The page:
Blue: I don’t have a great handle on Blue yet. I feel like there’s so much to come from her, like I can sense her coming evolution and character arc, so it’s almost like something’s missing. What I do like about Blue is that she simultaneously desperately wants romance and doesn’t, because dooming your true love with a kiss is way harsh Tai. Simultaneously, Blue does and doesn’t want to have the psychic abilities of her family. She’s like to be either normal or actually able to experience psychic visions herself. Maybe this is why I don’t have a hold on Blue? She hasn’t decided yet what she wants to be, just that she wants something. She herself doesn’t know who she is yet.

Blue’s Family: Freaking fantastic. They’re strange and occasionally creepy, but I love this house of psychics. The dynamic reminds me a lot of that in Practical Magic. There’s a powerful sense of family and community and magic, but they’re also more friends than family members. Maura loves Blue and takes care of her, but she’s not remotely a traditional mother. Blue has as much say in her choices as Maura does. Actually more. I love non-traditional but functional families, and this ones if fabulous.

Adam: Guys, he is so sweet. I know this book is heading for the good ship Gansey, but Adam’s really adorable too. This poor guy has such a shit life and is trying so hard to make his way out on his own two feet. Is it any wonder that he shies away from any sort of dependence when being a dependent has been so horrible? *hugs Adam* His crush on Blue is super cute, but admittedly I’m not exactly on this ship either because a) I don’t really see the chemistry and b) events.

Gansey: He’s kind of an ass. Again, wasn’t really prepared for that. However, he’s an ass who’s really trying to quit being an ass and who has only the best of intentions. Basically, he’s incredibly socially awkward. What’s funny is that nobody really notices how awkward Gansey is because he’s so rich and attractive and intelligent. Everything he does seems intentional, but he’s constantly putting his foot in his mouth. Of course, he also calls Blue “Jane,” which is an intentional dick thing to do, but he is a Dick after all. Also, that makes them Dick and Jane, which hahahaha. Not actually on this ship either, because tragic and because I don’t really see the sparks here either yet. The book does say they’re coming, but I have to wait and see.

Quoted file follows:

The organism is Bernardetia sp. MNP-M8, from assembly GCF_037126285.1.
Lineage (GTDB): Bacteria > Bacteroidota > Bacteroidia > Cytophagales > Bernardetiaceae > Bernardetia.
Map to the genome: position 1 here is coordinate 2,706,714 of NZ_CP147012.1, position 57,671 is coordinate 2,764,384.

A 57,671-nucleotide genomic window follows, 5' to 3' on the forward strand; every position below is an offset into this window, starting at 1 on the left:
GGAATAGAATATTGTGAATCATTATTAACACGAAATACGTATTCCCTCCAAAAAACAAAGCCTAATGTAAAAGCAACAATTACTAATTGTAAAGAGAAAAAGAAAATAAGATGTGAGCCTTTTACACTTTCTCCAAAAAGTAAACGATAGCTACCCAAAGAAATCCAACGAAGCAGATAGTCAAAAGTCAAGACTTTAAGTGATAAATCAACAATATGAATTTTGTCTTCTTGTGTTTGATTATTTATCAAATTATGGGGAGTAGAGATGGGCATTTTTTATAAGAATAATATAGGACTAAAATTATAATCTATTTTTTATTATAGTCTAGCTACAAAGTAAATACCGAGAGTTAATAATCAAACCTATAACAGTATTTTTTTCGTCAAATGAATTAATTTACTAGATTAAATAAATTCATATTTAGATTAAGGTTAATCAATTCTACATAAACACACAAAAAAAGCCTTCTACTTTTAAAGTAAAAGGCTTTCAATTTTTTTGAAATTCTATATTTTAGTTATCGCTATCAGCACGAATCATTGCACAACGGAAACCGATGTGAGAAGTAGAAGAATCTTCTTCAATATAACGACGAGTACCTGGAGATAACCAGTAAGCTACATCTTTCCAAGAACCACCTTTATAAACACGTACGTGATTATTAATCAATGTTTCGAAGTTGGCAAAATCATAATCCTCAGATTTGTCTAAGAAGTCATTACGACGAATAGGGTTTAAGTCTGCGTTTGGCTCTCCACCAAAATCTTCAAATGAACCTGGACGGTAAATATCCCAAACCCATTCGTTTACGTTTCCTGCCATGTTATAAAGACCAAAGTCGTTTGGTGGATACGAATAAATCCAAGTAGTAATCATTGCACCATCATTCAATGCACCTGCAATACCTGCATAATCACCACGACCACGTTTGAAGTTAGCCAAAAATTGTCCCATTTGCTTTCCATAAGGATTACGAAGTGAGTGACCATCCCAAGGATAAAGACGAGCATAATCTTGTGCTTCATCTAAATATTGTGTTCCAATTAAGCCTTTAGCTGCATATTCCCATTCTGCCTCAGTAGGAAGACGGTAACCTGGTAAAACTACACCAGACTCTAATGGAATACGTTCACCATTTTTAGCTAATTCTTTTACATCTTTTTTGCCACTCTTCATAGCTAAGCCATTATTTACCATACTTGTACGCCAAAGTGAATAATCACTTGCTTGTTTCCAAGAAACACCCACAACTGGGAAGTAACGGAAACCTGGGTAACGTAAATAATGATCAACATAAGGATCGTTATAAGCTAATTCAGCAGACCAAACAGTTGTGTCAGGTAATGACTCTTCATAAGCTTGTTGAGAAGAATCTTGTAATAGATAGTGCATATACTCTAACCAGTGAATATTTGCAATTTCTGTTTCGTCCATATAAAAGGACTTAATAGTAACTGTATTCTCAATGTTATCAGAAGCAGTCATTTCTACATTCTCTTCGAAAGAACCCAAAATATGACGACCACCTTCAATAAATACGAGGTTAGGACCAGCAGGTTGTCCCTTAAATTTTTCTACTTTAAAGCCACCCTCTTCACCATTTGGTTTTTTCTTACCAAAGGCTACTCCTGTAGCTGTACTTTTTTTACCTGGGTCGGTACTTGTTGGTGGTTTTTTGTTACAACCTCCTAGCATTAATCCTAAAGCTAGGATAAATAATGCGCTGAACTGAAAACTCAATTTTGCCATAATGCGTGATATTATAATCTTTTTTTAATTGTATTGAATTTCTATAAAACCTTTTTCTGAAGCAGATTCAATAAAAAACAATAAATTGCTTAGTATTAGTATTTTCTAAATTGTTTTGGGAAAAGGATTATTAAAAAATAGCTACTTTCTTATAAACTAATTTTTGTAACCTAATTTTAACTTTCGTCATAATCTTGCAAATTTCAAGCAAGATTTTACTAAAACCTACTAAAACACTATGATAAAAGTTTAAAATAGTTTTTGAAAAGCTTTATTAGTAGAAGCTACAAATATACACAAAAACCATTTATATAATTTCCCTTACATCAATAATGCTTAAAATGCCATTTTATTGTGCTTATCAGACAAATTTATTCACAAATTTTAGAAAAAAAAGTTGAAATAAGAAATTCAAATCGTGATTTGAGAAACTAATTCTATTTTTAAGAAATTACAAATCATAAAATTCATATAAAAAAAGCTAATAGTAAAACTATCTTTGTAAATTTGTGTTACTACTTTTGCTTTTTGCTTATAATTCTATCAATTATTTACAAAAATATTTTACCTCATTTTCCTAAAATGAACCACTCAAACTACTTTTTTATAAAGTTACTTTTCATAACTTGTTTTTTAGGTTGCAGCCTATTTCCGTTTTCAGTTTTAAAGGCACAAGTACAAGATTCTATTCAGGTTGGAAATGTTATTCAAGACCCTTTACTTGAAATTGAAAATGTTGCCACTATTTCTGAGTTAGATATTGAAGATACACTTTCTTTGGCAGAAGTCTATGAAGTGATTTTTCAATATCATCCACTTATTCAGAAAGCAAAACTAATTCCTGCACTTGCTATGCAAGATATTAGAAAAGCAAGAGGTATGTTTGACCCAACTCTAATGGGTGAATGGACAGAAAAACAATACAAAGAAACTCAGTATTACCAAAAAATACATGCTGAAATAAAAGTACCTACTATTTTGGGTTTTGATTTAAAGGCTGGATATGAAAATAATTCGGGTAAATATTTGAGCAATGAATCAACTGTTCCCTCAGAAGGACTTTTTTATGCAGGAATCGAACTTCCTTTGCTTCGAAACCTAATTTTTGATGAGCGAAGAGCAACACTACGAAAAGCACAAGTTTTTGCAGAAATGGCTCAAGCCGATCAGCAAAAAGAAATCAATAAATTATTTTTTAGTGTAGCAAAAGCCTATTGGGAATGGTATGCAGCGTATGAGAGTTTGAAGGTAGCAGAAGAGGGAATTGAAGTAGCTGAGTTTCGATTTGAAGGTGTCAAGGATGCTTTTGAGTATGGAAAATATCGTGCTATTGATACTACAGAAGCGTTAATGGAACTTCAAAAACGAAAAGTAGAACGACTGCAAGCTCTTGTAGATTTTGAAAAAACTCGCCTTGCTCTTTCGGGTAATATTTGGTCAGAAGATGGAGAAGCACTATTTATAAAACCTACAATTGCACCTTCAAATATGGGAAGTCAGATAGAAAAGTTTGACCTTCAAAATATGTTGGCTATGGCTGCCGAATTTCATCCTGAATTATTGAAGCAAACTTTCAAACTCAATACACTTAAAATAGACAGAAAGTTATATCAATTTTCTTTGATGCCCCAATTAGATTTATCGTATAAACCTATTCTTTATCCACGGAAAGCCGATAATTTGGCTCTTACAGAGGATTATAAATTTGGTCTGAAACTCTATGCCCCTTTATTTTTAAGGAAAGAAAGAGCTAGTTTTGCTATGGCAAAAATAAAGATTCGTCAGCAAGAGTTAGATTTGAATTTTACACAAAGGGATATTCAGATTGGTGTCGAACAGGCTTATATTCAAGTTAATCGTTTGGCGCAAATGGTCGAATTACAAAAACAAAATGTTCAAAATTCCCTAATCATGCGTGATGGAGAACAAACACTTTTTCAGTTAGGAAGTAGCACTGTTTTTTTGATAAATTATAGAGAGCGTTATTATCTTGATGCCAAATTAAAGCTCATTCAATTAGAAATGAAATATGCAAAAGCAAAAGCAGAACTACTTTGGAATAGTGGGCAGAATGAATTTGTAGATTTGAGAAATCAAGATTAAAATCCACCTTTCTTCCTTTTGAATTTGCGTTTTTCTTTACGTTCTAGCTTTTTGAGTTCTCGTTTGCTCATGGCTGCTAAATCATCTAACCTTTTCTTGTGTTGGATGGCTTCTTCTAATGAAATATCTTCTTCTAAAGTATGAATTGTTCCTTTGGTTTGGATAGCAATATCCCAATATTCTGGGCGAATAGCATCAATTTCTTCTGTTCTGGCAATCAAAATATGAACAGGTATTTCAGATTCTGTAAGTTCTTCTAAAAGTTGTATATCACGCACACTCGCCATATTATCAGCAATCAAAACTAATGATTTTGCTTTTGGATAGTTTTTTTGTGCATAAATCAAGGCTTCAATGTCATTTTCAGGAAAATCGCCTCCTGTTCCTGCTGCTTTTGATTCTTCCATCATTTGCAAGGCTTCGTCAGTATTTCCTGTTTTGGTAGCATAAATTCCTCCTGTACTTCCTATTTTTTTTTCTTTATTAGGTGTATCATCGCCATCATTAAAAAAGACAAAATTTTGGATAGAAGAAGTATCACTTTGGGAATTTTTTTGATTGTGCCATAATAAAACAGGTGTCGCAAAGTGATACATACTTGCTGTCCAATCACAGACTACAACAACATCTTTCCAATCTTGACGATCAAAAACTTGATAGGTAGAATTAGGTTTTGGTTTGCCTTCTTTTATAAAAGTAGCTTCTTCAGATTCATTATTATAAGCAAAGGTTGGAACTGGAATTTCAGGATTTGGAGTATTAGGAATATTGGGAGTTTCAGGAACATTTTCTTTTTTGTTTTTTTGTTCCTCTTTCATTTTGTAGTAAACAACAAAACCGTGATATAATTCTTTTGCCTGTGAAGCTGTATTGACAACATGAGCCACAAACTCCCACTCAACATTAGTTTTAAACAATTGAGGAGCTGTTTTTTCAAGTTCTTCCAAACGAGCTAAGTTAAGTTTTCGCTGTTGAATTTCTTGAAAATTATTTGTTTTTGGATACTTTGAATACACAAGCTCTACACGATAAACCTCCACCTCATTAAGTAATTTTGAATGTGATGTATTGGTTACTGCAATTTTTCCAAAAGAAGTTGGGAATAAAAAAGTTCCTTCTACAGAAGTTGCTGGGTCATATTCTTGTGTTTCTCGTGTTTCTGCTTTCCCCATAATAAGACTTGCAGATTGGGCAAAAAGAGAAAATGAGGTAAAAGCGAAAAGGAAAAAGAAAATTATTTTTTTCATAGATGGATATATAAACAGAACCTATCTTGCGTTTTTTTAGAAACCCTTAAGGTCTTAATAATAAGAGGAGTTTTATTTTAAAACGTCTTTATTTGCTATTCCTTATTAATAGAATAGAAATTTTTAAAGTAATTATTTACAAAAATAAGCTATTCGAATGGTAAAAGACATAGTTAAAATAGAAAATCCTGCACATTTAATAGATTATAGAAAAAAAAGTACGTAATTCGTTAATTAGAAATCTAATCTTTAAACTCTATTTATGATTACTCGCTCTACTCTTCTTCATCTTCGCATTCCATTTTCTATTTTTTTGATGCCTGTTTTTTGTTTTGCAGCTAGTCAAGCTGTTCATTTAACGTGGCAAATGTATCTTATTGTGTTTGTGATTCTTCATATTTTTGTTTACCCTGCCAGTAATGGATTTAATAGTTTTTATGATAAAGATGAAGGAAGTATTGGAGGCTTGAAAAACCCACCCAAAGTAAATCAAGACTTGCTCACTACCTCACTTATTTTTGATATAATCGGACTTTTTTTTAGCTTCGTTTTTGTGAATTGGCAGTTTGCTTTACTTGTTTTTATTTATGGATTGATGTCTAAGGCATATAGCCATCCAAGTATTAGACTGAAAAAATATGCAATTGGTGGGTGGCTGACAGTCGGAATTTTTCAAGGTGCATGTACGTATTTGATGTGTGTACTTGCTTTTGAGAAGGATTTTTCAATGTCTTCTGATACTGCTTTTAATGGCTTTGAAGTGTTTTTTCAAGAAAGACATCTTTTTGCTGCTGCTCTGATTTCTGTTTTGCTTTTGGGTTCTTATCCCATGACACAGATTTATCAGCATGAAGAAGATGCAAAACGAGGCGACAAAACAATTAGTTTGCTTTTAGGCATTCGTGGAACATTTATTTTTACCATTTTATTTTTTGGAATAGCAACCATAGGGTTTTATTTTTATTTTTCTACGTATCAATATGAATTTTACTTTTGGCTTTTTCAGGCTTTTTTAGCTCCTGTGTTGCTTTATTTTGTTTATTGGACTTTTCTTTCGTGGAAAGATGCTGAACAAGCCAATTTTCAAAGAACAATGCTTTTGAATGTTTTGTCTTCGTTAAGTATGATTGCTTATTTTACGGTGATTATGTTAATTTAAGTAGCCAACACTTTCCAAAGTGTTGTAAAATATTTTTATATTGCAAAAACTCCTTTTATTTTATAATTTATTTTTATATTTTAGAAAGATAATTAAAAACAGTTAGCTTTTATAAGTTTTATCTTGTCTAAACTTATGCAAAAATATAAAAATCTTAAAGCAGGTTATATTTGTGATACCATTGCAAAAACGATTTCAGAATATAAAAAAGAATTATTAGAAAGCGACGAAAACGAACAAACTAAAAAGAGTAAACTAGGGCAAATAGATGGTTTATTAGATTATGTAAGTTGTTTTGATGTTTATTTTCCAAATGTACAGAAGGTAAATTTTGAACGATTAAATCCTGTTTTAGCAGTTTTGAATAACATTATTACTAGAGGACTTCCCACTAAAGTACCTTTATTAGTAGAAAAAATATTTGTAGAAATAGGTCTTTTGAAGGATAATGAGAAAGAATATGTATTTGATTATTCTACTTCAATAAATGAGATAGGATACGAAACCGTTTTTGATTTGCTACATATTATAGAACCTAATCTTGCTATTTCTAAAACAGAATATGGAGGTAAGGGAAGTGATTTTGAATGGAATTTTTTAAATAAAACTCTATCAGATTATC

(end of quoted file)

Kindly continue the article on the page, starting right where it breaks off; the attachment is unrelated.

Ronan: Ellis’ baby. Someone needs to get this kid some counseling. Gansey’s sort of his mother/psychiatrist/friend and he’s not exactly fit for this role, since he has his own host of issues. Their friendship is touching, as is any moment that Ronan opens up to Adam or Blue. Actually, all of these characters need big hugs. Can I hug all of them? Also, what’s up with Declan? And his dad? I MUST KNOW THINGS.

Noah: Biggest hug of all for Noah. Poor Noah. You’re not as interesting as the other Raven Boys, but I accept you. I’m trying to decide if he has the saddest story and he just might. This character is such an enigma and I’m really curious as to how he’s going to further the plot down the road.

There. My massive attempt to review The Raven Boys is over. The short version is that I thought it was incredible, but I also don’t have the feels. Hopefully, the feels will pile on top of me and destroy me utterly in The Dream Thieves. ( )
1 vote A_Reader_of_Fictions | Nov 13, 2014 |
Another interesting, one-of-a-kind story from Maggie. I have yet to read a book of hers that isn't interesting. Anticipating the next in the series. ( )
  chellebuck79 | Nov 6, 2014 |
The dust cover makes this book out to be about romance but it’s really not. The book is much more about clairvoyance, and quests, and friendship. And it went fairly fast. This book seems to be setting things up mostly for the rest of the series, so you’d like it would be kind of slow but it wasn’t. I felt like the action flew by. I enjoyed the characters and the story. I am intrigued and will probably read the next book at some point in the future. ( )
  Kassilem | Oct 1, 2014 |
Confession – this is the third time I’ve read The Raven Boys in less than two years. Obviously, I really love this book.

Going in, I was dubious, mainly due to the misleading cover blurb which contains several phrases that tend to make me steer away from books:

“Either you’re his true love… or you killed him.”

“But Blue is drawn to Gansey, in a way she can’t entirely explain.”

The words “true love” and “inexplicably drawn to” tend to make me drop books and run the opposite direction in fear of Twilight clones or insta love. Basically, it looked like all the other “star crossed true love” paranormal YA stories out there, which I generally detest. However, I’d previously enjoyed The Scorpio Races by Stiefvater, so was willing to give The Raven Boys a try.

I am so glad I did.